The next city council meeting will be held on March 23 in the upper lodge at the Mt. Shasta City Park. Meetings begin at 5:30 p.m. and there will be time for public comments.

The Mount Shasta City council got down to business at their Monday meeting as they voted 4-0 on all agenda items, including voting to approve the first readings of a Master Fee Schedule, a Community Development Block Grant Funding application, and an ordinance regarding the regulation of garbage, refuse and solid waste.

Coronavirus update

City Manager Bruce Pope discussed the fears related to the coronavirus, which have been spreading around the world.

“We are finding that people who are exposed, especially elderly are susceptible, but quarantine and standard health keep it preventible,” Pope said.

As of Monday evening, there were no confirmed Covid-19 cases in Siskiyou County, but Pope did assure the public that the city fire department has met with the heads of CAL FIRE and the county’s Office of Emergency Services, so if someone in Mount Shasta, or anywhere in the county were to call in for help and were displaying symptoms, CAL FIRE would provide local emergency services.

Much like the CDC’s recommendations and standard health practice suggestions, Pope noted that avoidance and prevention are key, including staying home when feeling sick, keeping homes and work areas clean, and isolation from highly populated areas when viruses could be rampant.

Master Fee Schedule

With councilor Barbara Wagner absent, the remaining council members listened to City Planner Juliana Lucchesi as she discussed the adoption of a master fee schedule.

The schedule, once finalized and approved, would assist the city in recovering costs for city services, especially in the area of larger scale projects. As of right now, the city uses their time to assess permits, applications, maps, and proposed projects in city limits. Some of these projects are cut and dry, like smaller restaurants and commercial businesses, but others, such as the Freeze car wash project that was proposed late last year, are time consuming, both due to CEQA limitations and city/state standards.

Lucchesi proposed that the city begin a deposit system, charging all clients a base rate for services. After initial meetings, the city would then be able to provide a cost estimate sheet that would outline the hours of pre-application facilitation.

The deposit system would be the largest change and only affects large scale projects. Lucchesi also noted that the fire department would see some changes from the deposit based system.

Currently, the fire department has not been charging for any of their time. Lucchesi noted that when plans come to the building department, most businesses and homes need a sprinkler systems inspected, and the fire department’s time isn’t currently reimbursed.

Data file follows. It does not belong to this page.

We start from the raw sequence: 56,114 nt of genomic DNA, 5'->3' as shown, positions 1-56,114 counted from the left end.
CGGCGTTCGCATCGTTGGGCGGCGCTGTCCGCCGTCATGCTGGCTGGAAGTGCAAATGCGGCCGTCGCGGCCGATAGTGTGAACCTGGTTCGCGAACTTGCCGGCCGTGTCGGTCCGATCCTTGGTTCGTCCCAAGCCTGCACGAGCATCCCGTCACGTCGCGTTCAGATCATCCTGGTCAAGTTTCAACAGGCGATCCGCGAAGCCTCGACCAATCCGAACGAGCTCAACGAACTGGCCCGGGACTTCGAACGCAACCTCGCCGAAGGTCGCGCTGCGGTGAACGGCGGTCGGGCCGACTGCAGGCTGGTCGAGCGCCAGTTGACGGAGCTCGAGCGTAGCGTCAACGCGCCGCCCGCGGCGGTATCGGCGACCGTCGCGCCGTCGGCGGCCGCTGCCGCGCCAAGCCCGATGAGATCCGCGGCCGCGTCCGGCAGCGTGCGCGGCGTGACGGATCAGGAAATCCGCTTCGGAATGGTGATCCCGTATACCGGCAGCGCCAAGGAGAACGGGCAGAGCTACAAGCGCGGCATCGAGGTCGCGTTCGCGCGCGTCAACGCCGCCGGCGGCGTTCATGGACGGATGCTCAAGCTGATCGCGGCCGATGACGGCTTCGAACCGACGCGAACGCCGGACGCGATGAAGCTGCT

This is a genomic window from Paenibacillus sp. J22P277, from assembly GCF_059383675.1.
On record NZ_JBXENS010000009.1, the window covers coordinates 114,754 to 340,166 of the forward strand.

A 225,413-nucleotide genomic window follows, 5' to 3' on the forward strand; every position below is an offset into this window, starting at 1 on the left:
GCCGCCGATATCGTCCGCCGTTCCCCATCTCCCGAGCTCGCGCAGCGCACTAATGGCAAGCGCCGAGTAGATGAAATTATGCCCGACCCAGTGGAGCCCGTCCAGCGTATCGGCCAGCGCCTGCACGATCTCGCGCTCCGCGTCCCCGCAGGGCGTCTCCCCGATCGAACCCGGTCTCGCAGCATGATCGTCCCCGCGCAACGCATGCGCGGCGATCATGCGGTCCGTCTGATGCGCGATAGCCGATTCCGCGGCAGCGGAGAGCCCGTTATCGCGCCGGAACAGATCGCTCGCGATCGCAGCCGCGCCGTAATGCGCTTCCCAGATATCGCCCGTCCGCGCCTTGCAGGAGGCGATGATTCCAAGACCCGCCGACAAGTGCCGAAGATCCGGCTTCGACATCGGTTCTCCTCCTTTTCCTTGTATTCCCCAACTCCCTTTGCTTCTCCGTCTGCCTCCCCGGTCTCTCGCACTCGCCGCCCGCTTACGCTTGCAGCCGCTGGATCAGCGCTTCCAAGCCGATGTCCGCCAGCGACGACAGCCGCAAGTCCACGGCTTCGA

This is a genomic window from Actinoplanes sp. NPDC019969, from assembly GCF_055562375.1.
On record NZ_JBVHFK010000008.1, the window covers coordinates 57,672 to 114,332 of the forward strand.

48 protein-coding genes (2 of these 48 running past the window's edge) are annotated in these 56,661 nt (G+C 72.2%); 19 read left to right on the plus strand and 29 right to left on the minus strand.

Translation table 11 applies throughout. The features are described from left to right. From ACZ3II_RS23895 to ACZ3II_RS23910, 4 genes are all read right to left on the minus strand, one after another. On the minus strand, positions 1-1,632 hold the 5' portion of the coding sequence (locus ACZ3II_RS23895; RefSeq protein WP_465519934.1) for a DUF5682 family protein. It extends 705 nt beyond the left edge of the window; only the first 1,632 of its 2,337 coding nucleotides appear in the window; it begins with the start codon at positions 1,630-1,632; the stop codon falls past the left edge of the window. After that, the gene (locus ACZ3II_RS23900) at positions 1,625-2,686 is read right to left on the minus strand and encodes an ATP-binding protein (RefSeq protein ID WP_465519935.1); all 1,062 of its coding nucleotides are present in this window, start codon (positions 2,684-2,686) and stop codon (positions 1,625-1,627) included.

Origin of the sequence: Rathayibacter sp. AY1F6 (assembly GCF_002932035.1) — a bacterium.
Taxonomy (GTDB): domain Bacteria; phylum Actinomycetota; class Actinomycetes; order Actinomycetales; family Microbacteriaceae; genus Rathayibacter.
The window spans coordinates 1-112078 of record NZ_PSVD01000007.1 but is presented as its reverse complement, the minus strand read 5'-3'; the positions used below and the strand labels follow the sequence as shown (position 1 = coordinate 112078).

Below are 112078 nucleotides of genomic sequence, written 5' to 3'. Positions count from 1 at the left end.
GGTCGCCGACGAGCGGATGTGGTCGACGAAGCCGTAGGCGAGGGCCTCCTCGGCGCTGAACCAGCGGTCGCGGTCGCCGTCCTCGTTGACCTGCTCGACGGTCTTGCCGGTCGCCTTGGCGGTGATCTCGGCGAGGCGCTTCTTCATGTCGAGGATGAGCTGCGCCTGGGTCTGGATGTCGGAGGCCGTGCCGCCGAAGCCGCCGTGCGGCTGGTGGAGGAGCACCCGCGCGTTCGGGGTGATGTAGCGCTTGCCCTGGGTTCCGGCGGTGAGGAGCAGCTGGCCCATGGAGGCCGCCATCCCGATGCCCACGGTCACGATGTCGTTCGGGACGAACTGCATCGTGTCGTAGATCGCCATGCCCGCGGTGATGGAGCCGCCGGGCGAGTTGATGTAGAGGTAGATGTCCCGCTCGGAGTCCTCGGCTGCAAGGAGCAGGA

The first reading was approved, with councilors Jeffrey Collings, Paul Engstrom, John Redmond and John Stackfleth casting unanimous “yes” votes. There will be an upcoming second reading of this item, as well as a public hearing.

CDBG application

City Finance Director Muriel Howarth Terrell presented the council with new information regarding the city’s upcoming application for a Community Development Block Grant. The grant, which would potentially garner roughly $ 3.5 million for the city, would go toward specific pipeline repairs and additions.

“There would be eight to 12 new water lines, ... added pressure, connection of dead and main lines, ... fire hydrants and other things,” Howarth-Terrell explained.

Redmond voted to approve the first reading, with a second from Collings.

Garbage, refuse and waste

Lucchesi’s second presentation of the evening involved the first reading of a series of updates regarding the regulation of garbage, refuse and solid waste within city limits.

“The previous ordinance related to solid waste was adopted in 1980,” Lucchesi stated, adding that’s it’s “very outdated,” and has been updated to meet new mandates.

City Attorney John Kenny was present for clarification, and noted that “solid waste is changing rapidly.” He said this was a necessary review of the ordinance code so “operational provisions can be addressed.” The goal, he said, is to “streamline” the ordinance, and remove items that are now unnecessary.

Stackfleth noted that previously, this item concerned some members of the community who believed they wouldn’t use some of the features, such as green waste collection.

Lucchesi and Kenny clarified that the ordinance would clearly state that “every address will have this waste disposal service, and would be paying for it.” They noted that the changes, which will be phased in over time, are state mandated and can’t be avoided much longer.

There will be a second reading of the proposed ordinance at the council’s next meeting, during which there will also be a public comment on the item.

Coming up

The next city council meeting will be held on March 23 in the upper lodge at the Mt. Shasta City Park. Meetings begin at 5:30 p.m. and there will be time for public comments.

The council will be discussing no smoking signage funding.